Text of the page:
A highlight of my work as a partnerships advisor is helping businesses of all sizes, and with clear sustainable development impact goals in place, find ways to work more effectively and in line with governments as part of public-private partnerships. These typically take the form of a company with a global presence asking us to liaise on their behalf with U.S. or European agencies working in developing countries, and around issues like increased market access, trade facilitation, climate smart agriculture, health access, access to finance and gender equity. Often times these companies are looking for additional funding to support their development initiatives.
The U.S. Agency for International Development (USAID), Millennium Challenge Corporation (MCC), Development Finance Corporation (DFC) and U.S. Department of Agriculture (USDA) tend to be the go-to agencies I approach for these discussions here in the United States.
It’s easy to love a scope of work that allows me to find policy action that supports business advancement, since I’ve been working on economic development challenges for the last 20 years. I’ve always seen business as a key driver for positive change in places where the economy needs a shot of adrenaline, or what’s more, market-driven fluidity. Businesses must have a good relationship with governments that build and support infrastructure, and are often drivers of the investments needed for effective markets in all places where they operate. Thus when a U.S. or European-based business needs help raising money in tandem with a government actor here in the U.S. or in Europe, I see it as an ideal way to engage in effective public-private partnerships that have mutual benefit for the business, the government agency, and the communities in need of greater investment support.
Recently I was asked by a corporate client of ours whether the company could be easily set up to “prime” a U.S. Government funded program to institute a market-building effort in a country of priority to their production efforts.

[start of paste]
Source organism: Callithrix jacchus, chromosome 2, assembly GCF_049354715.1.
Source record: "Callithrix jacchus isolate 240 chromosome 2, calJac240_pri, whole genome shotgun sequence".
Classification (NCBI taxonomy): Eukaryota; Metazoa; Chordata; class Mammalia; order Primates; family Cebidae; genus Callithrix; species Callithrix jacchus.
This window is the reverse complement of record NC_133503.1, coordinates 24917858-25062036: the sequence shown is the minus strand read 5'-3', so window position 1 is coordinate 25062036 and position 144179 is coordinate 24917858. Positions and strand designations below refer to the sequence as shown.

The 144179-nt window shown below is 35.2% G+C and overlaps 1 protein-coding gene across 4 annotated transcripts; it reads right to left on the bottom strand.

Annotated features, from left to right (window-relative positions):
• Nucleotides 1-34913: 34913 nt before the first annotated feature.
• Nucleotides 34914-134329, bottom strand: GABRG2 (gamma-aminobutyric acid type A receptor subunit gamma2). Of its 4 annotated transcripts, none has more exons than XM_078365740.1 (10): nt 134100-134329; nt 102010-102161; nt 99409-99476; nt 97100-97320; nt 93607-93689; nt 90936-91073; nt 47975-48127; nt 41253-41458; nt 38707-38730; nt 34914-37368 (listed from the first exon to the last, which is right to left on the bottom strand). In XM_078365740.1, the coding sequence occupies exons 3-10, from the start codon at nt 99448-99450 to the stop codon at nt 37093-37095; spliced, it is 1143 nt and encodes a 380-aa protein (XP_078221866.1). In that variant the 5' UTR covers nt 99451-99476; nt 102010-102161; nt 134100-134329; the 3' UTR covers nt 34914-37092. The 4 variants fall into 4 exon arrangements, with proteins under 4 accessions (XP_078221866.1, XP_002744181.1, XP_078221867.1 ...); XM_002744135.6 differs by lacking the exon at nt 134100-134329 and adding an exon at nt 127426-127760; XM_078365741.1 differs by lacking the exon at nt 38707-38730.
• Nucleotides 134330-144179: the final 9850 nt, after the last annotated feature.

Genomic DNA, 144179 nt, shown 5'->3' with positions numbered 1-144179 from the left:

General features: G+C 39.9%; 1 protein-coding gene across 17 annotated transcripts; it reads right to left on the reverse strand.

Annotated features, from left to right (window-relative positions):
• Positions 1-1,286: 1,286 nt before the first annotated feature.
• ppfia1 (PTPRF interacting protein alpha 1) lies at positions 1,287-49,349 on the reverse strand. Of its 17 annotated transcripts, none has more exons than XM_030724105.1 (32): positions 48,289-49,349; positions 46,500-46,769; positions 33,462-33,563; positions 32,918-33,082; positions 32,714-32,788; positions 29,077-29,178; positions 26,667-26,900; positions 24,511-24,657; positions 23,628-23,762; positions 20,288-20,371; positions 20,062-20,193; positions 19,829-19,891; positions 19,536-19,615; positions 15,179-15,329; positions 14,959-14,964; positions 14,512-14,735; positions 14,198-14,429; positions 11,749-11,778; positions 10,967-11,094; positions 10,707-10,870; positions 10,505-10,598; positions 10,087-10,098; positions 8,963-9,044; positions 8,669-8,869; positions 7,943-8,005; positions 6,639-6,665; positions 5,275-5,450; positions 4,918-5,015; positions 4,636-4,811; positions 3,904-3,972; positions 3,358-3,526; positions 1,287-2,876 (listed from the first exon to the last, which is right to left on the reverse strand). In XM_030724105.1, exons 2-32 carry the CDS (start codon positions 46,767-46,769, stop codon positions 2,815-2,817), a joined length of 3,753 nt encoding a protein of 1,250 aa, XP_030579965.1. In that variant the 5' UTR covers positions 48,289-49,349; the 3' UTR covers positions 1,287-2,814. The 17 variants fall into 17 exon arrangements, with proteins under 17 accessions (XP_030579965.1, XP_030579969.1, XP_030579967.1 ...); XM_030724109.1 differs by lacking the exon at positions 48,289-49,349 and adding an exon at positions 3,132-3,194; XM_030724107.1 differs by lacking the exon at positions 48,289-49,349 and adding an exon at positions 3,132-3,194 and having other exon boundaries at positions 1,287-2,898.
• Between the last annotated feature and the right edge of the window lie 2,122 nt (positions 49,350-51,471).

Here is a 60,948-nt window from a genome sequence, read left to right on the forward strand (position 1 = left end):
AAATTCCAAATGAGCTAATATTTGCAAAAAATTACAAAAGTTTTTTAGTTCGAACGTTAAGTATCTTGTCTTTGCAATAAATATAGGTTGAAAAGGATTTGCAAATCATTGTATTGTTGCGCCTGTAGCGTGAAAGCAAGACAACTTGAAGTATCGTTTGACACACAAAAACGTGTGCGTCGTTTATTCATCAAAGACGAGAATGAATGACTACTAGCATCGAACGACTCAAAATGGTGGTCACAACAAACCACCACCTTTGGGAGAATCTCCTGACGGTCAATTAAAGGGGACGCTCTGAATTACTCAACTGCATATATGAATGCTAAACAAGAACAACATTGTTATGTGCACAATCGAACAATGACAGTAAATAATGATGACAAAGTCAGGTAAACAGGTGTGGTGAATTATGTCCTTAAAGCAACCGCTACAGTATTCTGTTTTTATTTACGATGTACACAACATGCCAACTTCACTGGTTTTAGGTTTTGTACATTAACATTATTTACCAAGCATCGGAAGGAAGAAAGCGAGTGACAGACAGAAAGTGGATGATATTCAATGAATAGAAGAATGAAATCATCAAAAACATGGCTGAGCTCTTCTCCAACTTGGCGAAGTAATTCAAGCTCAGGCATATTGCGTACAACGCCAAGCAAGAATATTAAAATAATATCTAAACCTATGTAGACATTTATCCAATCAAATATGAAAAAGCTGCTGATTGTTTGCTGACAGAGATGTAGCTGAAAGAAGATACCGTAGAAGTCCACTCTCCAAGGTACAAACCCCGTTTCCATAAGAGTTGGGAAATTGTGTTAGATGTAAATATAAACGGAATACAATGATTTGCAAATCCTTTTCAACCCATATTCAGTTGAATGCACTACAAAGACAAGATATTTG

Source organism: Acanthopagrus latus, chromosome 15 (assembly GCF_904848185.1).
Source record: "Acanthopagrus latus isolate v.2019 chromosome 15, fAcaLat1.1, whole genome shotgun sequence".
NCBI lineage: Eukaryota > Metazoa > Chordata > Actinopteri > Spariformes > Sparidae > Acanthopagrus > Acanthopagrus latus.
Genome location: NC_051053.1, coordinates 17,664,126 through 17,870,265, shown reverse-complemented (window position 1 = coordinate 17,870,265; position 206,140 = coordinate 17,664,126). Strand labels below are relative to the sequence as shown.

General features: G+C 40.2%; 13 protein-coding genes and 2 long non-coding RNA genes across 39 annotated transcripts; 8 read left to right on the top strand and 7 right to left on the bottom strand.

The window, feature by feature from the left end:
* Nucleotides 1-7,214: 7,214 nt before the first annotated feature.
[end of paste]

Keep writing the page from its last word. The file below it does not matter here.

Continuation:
What does it mean to be a prime? Essentially a prime partner of a U.S. (or other government) entity is one that receives a large chunk of funding to carry out a key program for the government, and thereafter sub-contracts that funding to technical implementers to ensure the program is delivered as promised and guaranteed by the prime. The prime partner must keep track of deliverables, budgets, timelines, ensure the program is operating as promised, and report back on progress. Often times primes are big contracting firms, set up specifically to monitor and manage big U.S. (or other) government programs.
So can a private sector partner be set up to prime? The answer is yes.
Susanne Barsoum, Founder of Keylime, a marketplace for international development expertise, shared with me this: "Donors are looking for the kind of innovation and private sector engagement that large international companies are so well positioned to offer. International development and the private sector each have so much to gain working together."
And here’s why:
Are you a business interested in learning more about opportunities to partner with government agencies to leverage funding and help build long-term market action in countries of importance to your business?
Whether it’s via a “prime” relationship or not, let’s discuss where there’s a fit for you.